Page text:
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March 13, 2024 | DiscriminationDispute

University of Oregon Faces Title IX Lawsuit

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Author(s)
Olivia Loftin

Associate Attorney

The University of Oregon is facing a Title IX lawsuit brought by past and current athletes on the women’s varsity beach volleyball team and current athletes on the club rowing team.  These groups allege that the NCAA Division I University provides male varsity student-athletes with better treatment, better benefits, more athletic financial aid, and greater opportunities for athletic participation than it provides female varsity student-athletes.

Why Did These Student Athletes Sue the University of Oregon?

The beach volleyball plaintiffs allege in their complaint, filed on December 1, 2023, that women comprise over 49% of the varsity athletes at the University of Oregon, but only 25% of its total athletic expenditures and only 15% of its recruiting expenditures.  They further claim that the men’s football team enjoys luxurious facilities and state-of-the-art equipment, while the women’s beach volleyball team lacks adequate practice and competition facilities and uses outdated equipment.  The rowing plaintiffs brought suit against the University because of its refusal to support a women’s varsity rowing team, despite its awareness that there is interest, ability, and competition available for the team.

The Claims

The athletes brought their claims under Title IX of the Education Amendments of 1972.   Title IX requires universities to provide equal athletic opportunities for members of both sexes and mandates that athletic scholarships be awarded proportionally to members of each sex, based on the number of students of each sex participating in intercollegiate sports.  The law lists several non-exhaustive factors to determine whether equal opportunities are available at a given university, including: the provision of equipment and supplies; the scheduling of games and practice time; the provision of locker rooms, practice, and competitive facilities; the provision of medical and training facilities and services; and whether the selection of sports and levels of competition effectively accommodate the interests and abilities of members of both sexes.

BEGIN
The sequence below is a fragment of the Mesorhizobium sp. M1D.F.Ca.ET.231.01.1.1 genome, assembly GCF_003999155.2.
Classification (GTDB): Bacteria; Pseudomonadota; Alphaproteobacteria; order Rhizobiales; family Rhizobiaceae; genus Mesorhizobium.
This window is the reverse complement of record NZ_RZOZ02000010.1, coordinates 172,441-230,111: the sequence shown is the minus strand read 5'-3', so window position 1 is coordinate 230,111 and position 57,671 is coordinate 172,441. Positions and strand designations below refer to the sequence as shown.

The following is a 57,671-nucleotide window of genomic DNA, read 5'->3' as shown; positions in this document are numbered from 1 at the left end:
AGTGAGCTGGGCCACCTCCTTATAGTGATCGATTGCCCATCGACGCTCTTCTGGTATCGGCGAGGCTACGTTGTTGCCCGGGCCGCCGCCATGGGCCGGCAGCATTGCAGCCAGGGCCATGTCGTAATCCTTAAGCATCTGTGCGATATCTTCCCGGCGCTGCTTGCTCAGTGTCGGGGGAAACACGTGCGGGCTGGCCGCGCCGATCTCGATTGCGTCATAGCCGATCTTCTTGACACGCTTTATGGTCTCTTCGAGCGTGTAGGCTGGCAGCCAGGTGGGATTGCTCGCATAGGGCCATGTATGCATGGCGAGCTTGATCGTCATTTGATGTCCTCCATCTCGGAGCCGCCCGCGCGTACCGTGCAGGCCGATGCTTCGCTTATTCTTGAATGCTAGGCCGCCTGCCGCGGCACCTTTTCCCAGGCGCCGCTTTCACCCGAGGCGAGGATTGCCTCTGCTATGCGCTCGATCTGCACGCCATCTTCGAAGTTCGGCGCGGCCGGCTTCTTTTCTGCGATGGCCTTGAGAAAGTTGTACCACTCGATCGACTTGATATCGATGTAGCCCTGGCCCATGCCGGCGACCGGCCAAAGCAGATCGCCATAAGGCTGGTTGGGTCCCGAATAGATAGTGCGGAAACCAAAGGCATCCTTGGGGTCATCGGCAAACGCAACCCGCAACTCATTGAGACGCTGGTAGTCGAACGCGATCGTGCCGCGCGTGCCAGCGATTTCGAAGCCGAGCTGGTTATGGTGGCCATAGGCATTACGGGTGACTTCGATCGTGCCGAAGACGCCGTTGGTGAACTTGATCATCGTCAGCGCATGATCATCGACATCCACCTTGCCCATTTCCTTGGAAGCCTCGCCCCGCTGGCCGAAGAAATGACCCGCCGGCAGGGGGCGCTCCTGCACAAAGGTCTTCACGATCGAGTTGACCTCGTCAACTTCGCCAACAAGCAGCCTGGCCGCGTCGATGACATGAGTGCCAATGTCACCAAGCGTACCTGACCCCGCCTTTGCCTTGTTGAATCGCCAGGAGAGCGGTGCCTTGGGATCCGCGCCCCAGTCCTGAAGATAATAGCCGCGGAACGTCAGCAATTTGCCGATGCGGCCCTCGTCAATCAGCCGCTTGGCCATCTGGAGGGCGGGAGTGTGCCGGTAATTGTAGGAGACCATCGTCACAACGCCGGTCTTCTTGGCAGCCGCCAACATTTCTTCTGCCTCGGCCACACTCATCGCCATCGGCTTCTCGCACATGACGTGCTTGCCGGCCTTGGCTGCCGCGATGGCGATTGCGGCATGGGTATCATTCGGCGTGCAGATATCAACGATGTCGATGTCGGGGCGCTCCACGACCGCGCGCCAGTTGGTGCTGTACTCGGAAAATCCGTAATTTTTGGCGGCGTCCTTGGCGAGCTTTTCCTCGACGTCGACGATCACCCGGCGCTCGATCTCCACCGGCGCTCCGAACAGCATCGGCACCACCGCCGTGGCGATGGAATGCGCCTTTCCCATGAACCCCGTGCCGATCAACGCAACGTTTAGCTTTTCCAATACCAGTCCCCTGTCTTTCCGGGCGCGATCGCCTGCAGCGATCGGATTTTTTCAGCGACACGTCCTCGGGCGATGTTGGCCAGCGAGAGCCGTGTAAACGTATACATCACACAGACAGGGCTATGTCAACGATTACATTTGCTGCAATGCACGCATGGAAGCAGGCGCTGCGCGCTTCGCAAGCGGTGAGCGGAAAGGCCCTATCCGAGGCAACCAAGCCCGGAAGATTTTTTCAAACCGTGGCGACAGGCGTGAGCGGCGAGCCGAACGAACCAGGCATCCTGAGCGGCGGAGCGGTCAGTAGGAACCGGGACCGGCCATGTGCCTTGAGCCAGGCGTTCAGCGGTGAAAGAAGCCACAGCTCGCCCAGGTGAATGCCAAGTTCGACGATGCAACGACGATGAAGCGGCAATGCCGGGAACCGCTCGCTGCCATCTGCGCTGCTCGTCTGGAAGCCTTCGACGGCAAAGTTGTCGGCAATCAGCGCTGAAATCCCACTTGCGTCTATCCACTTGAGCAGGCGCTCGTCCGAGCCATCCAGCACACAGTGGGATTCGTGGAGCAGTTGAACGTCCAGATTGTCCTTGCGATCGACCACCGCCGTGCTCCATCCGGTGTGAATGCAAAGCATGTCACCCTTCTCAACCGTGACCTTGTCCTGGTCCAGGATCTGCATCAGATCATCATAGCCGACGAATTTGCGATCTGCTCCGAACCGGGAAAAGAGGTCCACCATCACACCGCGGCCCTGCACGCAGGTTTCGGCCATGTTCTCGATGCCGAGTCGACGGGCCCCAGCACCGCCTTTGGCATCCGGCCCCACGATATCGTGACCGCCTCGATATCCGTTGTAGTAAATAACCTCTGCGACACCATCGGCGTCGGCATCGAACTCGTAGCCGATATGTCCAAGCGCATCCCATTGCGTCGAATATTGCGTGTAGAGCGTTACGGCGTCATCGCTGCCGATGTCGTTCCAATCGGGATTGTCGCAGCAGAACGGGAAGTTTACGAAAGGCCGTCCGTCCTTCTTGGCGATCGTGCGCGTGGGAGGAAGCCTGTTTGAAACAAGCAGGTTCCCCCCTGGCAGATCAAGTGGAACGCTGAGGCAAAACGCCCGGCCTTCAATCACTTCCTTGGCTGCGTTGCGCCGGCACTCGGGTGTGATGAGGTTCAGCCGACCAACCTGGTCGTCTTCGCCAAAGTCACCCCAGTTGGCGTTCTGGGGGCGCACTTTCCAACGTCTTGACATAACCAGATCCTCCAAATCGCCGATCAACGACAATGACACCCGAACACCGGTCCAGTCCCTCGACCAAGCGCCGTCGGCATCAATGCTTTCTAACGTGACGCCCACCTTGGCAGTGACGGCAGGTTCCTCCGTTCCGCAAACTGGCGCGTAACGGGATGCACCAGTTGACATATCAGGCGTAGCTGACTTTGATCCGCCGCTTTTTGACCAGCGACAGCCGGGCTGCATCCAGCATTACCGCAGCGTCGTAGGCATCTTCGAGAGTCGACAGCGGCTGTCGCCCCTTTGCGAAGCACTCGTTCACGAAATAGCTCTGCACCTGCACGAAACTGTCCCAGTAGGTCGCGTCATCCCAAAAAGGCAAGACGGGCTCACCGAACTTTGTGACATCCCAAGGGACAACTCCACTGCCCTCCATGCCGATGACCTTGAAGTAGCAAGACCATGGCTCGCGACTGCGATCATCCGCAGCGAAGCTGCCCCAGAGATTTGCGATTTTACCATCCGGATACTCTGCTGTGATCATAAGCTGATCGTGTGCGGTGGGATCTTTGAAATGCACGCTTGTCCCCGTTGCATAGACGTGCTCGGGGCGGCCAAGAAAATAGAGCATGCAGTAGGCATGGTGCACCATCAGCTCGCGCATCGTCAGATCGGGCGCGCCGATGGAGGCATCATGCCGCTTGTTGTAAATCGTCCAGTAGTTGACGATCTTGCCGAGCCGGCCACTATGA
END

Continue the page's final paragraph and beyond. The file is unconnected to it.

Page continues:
The beach volleyball plaintiffs point out that the University provides the football team with luxurious locker rooms, fitting rooms, and player lounges; ample state-of-the-art, personalized gear and equipment; priority in scheduling training, practices, and games; professional-quality facilities; their own theater with seats upholstered in Ferrari leather; and unlimited access to trainers and medical professionals, among a long list of other perks.  Meanwhile, the beach volleyball team practices at a public park that lacks stands for spectators, has bathrooms without doors on the stalls, and is littered with feces, drug paraphernalia, and trash.  Instead of being provided with top-of-the-line, custom-made gear like their male counterparts, the players wear tattered and ill-fitting gear, handed down by previous players on their own team and other female athletic teams.  The players even share spandex, which is an unsanitary practice because they are worn without underwear.  Additionally, the women are required to schedule their practice times and weight room training around the men’s teams’ schedules, and instead of having access to a panel of medical professionals, the women often provide each other with medical care.

The rowing plaintiffs claim that the University does not provide opportunities for female students in numbers substantially proportional to their respective undergraduate enrollments.  To comply with Title IX’s proportionality requirement, the University would have to add at least 94 female student-athletes to its varsity athletic program.  The rowing plaintiffs argue that the University has been aware “for decades” that there is interest, ability and competition available for a varsity women’s rowing team, but refuses to provide one despite the obvious need to expand the University’s opportunities for female athletes.

What are the Plaintiffs Asking For? 

The plaintiffs asked the Court to first enter an order declaring that the University of Oregon is discriminating against its current female student athletes by failing to provide them with equal benefits, treatment, financial aid, and opportunities as required by Title IX, and then issue an injunction prohibiting the University from continuing to discriminate against the athletes.  Additionally, the plaintiffs asked the court to award them monetary damages to compensate them for their loss, although they did not specify an amount.

Conclusion

Title IX discrimination claims and defenses are very fact specific.  If you have a potential claim or are facing a lawsuit for discrimination, speak with a member of our team for next steps.

Contributions to this blog by Laina Henry.

 

 

Photo by Qing Zhang @ qinger_zhang on Unsplash
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